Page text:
The Adult Services division continues its work of providing services to the courts through sentencing and treatment recommendations as well as supervision of adult offenders in the community. In this time period, the division merged with the Realignment and Reentry services division and assumed supervision of AB109, reentry, collaborative courts and pretrial clients.This report presents a consistent pattern of meeting the division’s performance measure targets. The division continues to work closely with County and community partners to effectively conduct its work. Since the last fiscal year, the division has implemented a Driving Under the Influence (DUI) Court, staffed with three Deputy Probation Officers, supported by a Probation Services Manager and two Legal Office Specialists. DUI Court is a collaborative program service 2nd and 3rd misdemeanor conviction DUI cases, that meet certain eligibility requirements. DUI court will provide this participants with a team who can link them to needed treatment and support services which previously, were not provided as a part of the DUI process, along with intensive probation supervision.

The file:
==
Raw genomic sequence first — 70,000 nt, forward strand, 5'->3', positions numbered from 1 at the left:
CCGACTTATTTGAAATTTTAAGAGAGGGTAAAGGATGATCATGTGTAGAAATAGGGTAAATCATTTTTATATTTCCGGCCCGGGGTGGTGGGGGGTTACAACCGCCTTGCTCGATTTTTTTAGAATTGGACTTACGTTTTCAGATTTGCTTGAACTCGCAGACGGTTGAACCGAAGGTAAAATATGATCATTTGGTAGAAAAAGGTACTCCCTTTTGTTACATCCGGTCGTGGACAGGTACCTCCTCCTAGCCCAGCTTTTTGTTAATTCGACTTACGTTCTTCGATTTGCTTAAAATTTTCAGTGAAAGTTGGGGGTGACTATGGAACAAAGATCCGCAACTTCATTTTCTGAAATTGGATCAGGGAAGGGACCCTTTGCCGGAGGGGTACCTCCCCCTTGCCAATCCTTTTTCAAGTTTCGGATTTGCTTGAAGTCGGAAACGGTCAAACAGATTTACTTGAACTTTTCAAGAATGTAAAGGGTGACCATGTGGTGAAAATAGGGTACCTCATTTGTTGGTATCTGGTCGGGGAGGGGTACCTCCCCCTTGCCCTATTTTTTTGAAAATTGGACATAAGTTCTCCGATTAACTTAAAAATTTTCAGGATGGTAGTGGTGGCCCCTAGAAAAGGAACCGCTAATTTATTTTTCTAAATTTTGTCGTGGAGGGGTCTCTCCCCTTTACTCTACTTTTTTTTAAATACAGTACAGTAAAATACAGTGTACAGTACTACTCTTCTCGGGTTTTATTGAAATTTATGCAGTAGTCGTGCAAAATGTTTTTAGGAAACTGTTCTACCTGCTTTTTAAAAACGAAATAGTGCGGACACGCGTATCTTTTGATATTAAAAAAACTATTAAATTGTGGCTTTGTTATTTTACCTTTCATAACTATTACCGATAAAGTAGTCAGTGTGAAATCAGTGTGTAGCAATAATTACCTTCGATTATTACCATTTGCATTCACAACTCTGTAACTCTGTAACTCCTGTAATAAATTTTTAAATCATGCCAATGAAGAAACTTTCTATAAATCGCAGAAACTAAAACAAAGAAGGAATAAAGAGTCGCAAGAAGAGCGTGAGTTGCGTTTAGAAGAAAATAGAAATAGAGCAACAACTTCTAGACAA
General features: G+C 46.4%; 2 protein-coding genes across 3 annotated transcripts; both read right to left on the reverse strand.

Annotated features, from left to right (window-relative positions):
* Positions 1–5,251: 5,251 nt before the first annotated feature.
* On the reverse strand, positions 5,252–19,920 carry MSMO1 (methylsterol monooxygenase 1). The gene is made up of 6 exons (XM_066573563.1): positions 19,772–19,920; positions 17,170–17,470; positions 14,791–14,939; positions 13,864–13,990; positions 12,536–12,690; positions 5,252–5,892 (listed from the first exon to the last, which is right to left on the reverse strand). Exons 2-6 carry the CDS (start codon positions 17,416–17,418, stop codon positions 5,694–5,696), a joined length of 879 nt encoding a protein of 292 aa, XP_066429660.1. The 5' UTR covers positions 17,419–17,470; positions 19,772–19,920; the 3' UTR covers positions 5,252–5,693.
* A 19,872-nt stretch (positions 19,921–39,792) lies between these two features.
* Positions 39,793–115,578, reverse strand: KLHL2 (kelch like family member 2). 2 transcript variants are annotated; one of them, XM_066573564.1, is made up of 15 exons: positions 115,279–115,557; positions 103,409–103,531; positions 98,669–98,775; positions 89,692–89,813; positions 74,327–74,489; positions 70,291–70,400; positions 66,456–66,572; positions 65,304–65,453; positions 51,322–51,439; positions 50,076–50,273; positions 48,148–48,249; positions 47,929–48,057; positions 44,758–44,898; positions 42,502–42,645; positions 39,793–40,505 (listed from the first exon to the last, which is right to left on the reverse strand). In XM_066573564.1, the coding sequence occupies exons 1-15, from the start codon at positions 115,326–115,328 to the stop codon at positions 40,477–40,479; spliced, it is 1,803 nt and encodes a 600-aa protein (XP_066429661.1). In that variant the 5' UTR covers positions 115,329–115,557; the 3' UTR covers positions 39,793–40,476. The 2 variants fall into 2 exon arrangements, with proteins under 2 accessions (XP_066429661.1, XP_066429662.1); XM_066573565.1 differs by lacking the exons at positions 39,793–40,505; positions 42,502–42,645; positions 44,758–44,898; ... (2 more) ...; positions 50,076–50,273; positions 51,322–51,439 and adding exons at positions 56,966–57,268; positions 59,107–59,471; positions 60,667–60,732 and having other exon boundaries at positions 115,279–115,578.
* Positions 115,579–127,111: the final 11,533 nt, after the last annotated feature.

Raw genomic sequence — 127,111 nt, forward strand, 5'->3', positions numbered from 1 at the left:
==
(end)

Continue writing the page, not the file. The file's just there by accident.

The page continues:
Percent of Adult Offenders Completing Probation without New Sustained Law Violations
The percent of adult offenders completing probation without new sustained law violations increased. This could be a reflection of the effectiveness of risk-based supervision, through the CAIS tool. Deputy Probation Officers (DPOs) work with all their clients to develop a case plan to ensure that their criminogenic needs are addressed, as identified in CAIS. DPOs make referrals to appropriate programs and resources that will help with their rehabilitation to become more productive members of the community.This measure does not include the AB109 population.

Percent of Realignment offenders without new felony law violations